Most Jewish genealogies only contained the names of male ancestors. A significant feature of Matthew’s genealogy is that it mentions four women, not including Mary. None of these were Jewish and three of them had been involved in serious immorality. Several of the male ancestors were also far from perfect examples of faithful and holy Jews. This is not exactly something you want to draw attention to in a genealogy for the Son of God so the listing of each of these names by St. Matthew is very deliberate and significant.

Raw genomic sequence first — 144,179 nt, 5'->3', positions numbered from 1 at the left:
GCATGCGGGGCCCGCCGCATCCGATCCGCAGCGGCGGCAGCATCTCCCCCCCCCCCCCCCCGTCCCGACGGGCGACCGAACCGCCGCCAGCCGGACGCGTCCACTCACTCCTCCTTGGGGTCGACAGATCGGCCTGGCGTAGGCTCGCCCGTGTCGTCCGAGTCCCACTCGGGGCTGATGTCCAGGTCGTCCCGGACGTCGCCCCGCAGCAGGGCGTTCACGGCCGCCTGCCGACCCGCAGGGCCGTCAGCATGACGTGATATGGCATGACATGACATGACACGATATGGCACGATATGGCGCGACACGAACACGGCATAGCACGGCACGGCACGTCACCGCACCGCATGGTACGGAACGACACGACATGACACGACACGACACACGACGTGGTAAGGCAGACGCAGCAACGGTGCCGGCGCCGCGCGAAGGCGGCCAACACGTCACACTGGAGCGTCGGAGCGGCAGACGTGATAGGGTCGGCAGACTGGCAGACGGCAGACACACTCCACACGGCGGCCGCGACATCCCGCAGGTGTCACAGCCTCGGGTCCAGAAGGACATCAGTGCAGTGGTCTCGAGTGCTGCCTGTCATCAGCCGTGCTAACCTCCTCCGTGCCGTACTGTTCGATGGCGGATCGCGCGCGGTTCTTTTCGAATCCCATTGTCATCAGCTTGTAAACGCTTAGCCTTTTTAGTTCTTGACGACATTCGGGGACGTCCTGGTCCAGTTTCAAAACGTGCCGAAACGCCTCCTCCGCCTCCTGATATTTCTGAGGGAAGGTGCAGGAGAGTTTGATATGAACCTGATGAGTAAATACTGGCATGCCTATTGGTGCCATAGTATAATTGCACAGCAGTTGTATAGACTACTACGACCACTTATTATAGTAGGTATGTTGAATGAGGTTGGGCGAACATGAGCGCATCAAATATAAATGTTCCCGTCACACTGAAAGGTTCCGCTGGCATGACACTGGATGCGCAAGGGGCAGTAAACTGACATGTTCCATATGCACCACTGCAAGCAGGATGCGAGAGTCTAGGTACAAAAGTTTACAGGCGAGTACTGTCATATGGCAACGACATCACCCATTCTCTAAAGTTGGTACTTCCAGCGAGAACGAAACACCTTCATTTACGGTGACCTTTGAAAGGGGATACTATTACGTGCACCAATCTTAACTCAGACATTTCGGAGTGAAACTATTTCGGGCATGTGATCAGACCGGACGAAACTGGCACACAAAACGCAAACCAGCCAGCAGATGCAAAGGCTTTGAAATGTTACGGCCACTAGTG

So what can we take away from this significant genealogy? For me it emphasises that Christ never held himself aloof from sinners. Later in St. Matthews Gospel, Jesus himself says that he came for sinners, not for the righteous. Jesus never keeps his distance from us when we fail, fall, or falter. It is precisely then that He runs to our side to help us stand again. As the Good Shepherd, it is the lost sheep that he longs to embrace and carry home to his flock. It also shows the power of God’s providence. Two thousand years of turbulent historical change, the brilliant rises and crashing falls of human empires, the harrowing upheavals and transformations of entire civilisations – none of this could hinder God from guiding the course of history exactly as he in his wisdom desired. If he did this with the human story, he can certainly do it with our stories. So if, when we look at the way things are in the world, we are tempted to think that God is not in control, I think we can take comfort from this Gospel passage when we realise how his providence had been working so completely amongst his chosen people in the Old Testament. As his beloved child, you can take comfort that you are always in the palm of his hand. He has loved you into existence, took on our humanity and died for you to save you from your sins so that you can be with him forever in Heaven. This is the immensity of the love of God for us that we celebrate at Christmas.